US5417952A (en) * 1994-05-27 1995-05-23 Midwest Research Institute Process for synthesizing titanium carbide, titanium nitride and titanium carbonitride
WO1997012999A1 (en) * 1995-10-02 1997-04-10 The Dow Chemical Company Single step synthesis and densification of ceramic-ceramic and ceramic-metal composite materials
US5708956A (en) * 1995-10-02 1998-01-13 The Dow Chemical Company Single step synthesis and densification of ceramic-ceramic and ceramic-metal composite materials
US6129135A (en) * 1999-06-29 2000-10-10 The United States Of America As Represented By The Secretary Of The Navy Fabrication of metal-matrix compositions
US20080173206A1 (en) * 2003-05-27 2008-07-24 Surface Treatment Technologies, Inc. Reactive shaped charges comprising thermal sprayed reactive components
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US7658148B2 (en) 2003-05-27 2010-02-09 Surface Treatment Technologies, Inc. Reactive shaped charges comprising thermal sprayed reactive components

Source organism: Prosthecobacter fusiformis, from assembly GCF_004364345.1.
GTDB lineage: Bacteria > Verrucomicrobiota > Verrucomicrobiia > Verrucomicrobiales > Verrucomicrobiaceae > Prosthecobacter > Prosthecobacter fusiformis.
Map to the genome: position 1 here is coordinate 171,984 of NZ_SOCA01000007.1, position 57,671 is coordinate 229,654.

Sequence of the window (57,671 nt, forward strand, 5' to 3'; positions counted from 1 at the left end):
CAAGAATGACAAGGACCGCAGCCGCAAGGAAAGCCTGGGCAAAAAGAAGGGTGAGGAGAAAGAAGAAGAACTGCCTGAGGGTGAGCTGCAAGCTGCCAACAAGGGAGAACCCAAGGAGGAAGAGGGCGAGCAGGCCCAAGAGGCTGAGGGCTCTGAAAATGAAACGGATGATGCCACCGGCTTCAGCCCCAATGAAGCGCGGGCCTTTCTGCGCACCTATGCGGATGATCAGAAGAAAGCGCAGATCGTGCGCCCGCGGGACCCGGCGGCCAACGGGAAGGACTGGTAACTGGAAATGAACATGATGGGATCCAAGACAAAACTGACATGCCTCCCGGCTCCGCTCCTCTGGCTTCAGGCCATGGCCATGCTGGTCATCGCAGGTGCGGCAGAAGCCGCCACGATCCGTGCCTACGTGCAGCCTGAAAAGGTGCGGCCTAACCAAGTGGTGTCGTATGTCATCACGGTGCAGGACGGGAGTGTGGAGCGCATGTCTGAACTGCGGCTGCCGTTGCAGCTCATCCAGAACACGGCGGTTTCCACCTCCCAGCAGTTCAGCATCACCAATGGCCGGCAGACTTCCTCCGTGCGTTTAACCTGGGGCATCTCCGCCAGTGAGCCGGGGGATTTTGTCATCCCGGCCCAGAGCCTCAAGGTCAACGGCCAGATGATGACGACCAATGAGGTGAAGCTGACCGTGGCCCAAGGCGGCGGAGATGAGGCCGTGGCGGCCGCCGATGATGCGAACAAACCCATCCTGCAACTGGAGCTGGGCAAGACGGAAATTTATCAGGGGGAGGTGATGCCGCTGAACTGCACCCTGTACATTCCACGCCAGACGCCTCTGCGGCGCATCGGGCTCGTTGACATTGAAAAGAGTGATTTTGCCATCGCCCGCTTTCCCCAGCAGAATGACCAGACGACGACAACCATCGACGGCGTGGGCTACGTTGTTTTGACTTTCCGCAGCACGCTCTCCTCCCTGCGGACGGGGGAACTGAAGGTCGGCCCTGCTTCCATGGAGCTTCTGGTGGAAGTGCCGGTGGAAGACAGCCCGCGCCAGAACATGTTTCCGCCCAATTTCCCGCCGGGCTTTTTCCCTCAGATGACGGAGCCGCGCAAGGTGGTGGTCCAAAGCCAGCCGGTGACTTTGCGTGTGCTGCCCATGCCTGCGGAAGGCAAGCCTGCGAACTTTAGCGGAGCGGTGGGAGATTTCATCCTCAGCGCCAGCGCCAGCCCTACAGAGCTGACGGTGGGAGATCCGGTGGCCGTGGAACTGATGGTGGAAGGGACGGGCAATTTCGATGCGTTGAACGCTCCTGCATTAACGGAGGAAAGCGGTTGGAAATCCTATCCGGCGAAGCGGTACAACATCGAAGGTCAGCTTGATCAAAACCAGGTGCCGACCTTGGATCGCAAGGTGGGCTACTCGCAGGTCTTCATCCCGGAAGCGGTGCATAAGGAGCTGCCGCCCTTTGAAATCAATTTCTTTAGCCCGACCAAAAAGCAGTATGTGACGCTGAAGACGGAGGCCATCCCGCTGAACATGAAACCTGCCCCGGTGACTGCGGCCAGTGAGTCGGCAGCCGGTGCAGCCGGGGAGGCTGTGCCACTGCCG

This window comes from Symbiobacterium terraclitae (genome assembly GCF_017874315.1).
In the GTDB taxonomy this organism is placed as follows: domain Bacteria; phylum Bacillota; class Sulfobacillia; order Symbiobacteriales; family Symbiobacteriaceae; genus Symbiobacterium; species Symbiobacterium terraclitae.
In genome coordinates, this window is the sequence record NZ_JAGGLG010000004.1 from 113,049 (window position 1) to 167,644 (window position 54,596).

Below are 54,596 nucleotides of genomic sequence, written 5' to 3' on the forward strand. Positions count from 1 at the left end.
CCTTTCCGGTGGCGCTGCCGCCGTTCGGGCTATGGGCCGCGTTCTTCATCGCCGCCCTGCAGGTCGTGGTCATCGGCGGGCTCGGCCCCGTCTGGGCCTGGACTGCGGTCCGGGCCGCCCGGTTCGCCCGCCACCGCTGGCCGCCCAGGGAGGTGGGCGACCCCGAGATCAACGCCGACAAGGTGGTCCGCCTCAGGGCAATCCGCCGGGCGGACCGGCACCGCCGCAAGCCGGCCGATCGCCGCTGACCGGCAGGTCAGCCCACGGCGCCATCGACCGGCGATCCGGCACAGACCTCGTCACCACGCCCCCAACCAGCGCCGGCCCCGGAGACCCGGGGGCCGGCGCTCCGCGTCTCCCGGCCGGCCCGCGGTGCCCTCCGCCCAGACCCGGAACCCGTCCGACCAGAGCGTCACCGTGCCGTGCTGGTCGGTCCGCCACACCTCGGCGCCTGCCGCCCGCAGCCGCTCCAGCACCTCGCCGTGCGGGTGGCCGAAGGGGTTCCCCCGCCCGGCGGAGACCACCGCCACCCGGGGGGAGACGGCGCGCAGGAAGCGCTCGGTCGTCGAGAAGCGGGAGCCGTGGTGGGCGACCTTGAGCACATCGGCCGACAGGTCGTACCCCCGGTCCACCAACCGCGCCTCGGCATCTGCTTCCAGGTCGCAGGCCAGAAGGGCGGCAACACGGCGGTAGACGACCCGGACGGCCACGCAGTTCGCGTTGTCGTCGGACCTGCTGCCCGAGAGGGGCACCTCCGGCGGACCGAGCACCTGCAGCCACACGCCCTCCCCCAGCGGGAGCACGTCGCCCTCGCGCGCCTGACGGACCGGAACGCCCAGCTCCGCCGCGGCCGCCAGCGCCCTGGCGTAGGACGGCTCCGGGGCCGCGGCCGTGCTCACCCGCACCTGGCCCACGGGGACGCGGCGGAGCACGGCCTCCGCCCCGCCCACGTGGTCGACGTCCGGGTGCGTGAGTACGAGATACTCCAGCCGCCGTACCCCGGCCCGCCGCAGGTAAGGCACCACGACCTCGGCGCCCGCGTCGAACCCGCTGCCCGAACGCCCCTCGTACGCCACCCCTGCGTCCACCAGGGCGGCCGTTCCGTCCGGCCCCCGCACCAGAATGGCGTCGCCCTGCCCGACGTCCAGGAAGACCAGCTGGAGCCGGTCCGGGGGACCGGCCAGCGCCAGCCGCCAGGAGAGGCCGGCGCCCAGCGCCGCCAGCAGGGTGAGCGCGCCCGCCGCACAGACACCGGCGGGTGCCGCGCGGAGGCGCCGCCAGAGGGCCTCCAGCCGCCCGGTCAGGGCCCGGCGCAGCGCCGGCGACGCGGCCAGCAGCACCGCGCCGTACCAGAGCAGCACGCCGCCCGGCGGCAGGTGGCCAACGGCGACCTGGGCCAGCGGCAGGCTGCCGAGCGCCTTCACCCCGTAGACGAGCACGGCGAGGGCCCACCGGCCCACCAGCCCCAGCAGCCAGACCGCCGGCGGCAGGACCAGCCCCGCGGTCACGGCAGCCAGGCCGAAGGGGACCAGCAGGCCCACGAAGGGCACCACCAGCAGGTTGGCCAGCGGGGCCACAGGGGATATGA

US7278354B1 (en) 2003-05-27 2007-10-09 Surface Treatment Technologies, Inc. Shock initiation devices including reactive multilayer structures
US9499895B2 (en) 2003-06-16 2016-11-22 Surface Treatment Technologies, Inc. Reactive materials and thermal spray methods of making same
US20080038149A1 (en) * 2006-02-14 2008-02-14 Timothy Langan Thermal deposition of reactive metal oxide/aluminum layers and dispersion strengthened aluminides made therefrom
US8613808B2 (en) 2006-02-14 2013-12-24 Surface Treatment Technologies, Inc. Thermal deposition of reactive metal oxide/aluminum layers and dispersion strengthened aluminides made therefrom